When I started my Freshman Year of college I knew things were about to make a full 180° spin. Things were about to change and change FAST, I was moving from a rural farm town in central Massachusetts to the nearby city of Boston to attend college at Wentworth Institute of Technology for Architecture.
I knew that upon entering into college a few things were going to happen:
- Classes were going to get harder
- Food was no longer going to be healthy
- And more than likely diabetes was no longer going to be my first priority
After a summer jammed packed full of trying to absorb ever last bit of sunshine, move in day was finally here… I like to think that Wentworth gives freshman the pretty rare opportunity of living in what they call a suite, this meant I had not only 2 roommates but 9 other girls living in the same suite as me.
Introducing My Roommates to Diabetes
Move-in day was filled with so many happy hellos and tearful goodbyes. It was never said outright by my parents but I knew they were worried, even though this was their second daughter to send to college I can’t imagine it gets easier and it was a whole different ballgame when you throw in type 1 diabetes. I can tell you I was definitely nervous, the move into college was exciting and scary all at the same time.
Leaving everything I knew was probably one of the hardest parts, I had an amazing group of friends and family at home who all understood diabetes management and supported me when I needed it the most. They all knew what to do if I was acting a little funny when I was low, most no longer even heard the beeping of my PDM or my expiring pods and some were even brave enough to help me with the changing of my CGM sensors. But what was going to happen when I move into school?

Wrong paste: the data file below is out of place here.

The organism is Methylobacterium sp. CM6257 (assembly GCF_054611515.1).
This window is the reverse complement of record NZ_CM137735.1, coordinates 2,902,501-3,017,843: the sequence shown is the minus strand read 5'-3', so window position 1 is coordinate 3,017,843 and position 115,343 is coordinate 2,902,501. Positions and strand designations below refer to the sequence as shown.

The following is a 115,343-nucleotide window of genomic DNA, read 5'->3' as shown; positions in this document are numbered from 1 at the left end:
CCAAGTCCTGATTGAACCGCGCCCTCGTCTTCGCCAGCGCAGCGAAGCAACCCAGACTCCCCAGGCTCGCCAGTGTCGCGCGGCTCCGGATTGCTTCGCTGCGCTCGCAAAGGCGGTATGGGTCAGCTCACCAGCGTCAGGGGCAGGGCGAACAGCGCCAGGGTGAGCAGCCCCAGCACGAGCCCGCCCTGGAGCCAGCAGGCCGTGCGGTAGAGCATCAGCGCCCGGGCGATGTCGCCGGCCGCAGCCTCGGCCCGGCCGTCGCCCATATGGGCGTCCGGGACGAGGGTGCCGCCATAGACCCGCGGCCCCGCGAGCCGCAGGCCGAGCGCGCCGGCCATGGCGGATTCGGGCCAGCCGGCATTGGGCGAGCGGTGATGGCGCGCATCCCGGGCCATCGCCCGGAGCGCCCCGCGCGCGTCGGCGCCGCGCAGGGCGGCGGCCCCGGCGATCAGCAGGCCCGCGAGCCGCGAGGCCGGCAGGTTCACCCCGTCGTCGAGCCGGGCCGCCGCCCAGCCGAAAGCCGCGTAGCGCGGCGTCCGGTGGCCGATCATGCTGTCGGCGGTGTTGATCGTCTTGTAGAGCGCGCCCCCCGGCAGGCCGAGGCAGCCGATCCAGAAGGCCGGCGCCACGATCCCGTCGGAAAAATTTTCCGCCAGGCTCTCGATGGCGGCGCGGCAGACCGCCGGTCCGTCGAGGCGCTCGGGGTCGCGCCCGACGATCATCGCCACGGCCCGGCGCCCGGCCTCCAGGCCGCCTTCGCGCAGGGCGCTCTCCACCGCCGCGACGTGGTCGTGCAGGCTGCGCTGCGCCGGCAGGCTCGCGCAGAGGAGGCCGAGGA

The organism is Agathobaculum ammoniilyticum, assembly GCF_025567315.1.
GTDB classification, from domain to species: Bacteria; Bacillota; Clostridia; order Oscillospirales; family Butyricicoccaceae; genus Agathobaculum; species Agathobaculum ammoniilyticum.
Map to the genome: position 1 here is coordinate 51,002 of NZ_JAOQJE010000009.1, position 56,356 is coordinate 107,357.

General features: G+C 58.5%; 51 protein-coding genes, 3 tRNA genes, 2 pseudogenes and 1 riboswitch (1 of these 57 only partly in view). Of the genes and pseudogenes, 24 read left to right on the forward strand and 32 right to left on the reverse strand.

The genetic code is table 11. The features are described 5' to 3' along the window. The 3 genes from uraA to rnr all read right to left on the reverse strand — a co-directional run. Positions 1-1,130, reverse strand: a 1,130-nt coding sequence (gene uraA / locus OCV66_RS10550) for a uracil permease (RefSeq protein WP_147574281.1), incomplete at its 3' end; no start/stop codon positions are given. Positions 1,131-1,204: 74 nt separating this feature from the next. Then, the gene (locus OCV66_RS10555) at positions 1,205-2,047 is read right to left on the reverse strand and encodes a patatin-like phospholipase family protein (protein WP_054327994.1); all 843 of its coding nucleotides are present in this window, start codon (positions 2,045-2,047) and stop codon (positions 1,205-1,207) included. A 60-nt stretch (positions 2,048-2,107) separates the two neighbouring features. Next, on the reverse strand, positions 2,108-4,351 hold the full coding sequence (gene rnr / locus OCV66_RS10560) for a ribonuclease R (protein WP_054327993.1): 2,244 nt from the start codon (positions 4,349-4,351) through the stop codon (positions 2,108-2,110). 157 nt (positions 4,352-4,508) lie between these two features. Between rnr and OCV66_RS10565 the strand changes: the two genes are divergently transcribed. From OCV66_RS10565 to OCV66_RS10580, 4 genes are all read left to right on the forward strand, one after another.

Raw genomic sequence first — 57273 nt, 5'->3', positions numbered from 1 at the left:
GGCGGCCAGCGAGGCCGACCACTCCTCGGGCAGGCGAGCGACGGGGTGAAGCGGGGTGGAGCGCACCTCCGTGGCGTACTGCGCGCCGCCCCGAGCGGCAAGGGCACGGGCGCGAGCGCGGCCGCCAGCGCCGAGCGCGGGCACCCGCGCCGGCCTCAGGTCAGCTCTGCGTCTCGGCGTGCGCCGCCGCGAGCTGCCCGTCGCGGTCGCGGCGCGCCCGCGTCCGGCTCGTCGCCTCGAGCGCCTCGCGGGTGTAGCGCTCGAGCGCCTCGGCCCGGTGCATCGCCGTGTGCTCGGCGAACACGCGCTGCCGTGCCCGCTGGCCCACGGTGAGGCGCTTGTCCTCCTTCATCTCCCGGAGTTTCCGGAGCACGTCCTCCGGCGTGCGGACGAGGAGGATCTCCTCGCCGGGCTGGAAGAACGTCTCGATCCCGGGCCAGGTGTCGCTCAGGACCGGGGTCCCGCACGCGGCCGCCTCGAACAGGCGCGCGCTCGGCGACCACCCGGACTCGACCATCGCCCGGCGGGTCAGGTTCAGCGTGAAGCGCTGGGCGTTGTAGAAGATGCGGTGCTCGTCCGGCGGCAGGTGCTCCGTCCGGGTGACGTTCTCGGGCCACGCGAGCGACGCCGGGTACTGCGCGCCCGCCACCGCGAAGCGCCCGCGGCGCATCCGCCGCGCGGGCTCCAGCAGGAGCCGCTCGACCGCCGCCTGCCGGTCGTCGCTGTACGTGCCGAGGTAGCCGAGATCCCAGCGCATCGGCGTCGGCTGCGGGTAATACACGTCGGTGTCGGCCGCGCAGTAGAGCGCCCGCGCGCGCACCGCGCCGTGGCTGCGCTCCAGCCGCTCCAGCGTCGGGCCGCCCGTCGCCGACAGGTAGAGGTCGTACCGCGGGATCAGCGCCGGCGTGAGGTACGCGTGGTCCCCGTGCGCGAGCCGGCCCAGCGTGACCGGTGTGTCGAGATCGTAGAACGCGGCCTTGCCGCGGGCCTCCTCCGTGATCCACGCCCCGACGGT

I was lucky enough to be greeted with open arms into a brand new support system at my home away from home. The people I would meet during my freshman year were some of the most welcoming and eager to learn people I’ve ever met. Most of the girls who were in my suite helped me immensely all year long, from learning to change CGM sensors, to constantly grabbing my snacks when I was low in bed and even accepting my share request from my CGM to keep an eye on my blood sugars when we weren’t together. I couldn’t believe how willing they all were to care for me and help me manage my diabetes.
Discussing T1D With Professors
Another unexpected support system I found at school was my professors. Coming into college I was ready for mean and serious professors who loved to assign loads of work and didn’t want to get to know their students but that wasn’t the case at all. I made sure to reach out to every one of my professors letting them know about what my needs might be pertaining to their individual class and the accommodations I may request regarding my diabetes. Each and every one of my professors made it clear that they cared and I could go to them if I ever needed anything. I even had some professors look more into what T1D was and what it meant for them as a professor. Coming from a small high school where no one besides my closest friends knew what T1D was I wasn’t expecting this at all and caught me by surprise for sure.
Through the transition from high school to college I never imagined creating the support system I have away from home and I am beyond thankful for everyone who has helped support me through this transition. It still amazes me how willing people are to help with something they don’t necessarily know anything about, like diabetes, but are doing it to better the life of someone else!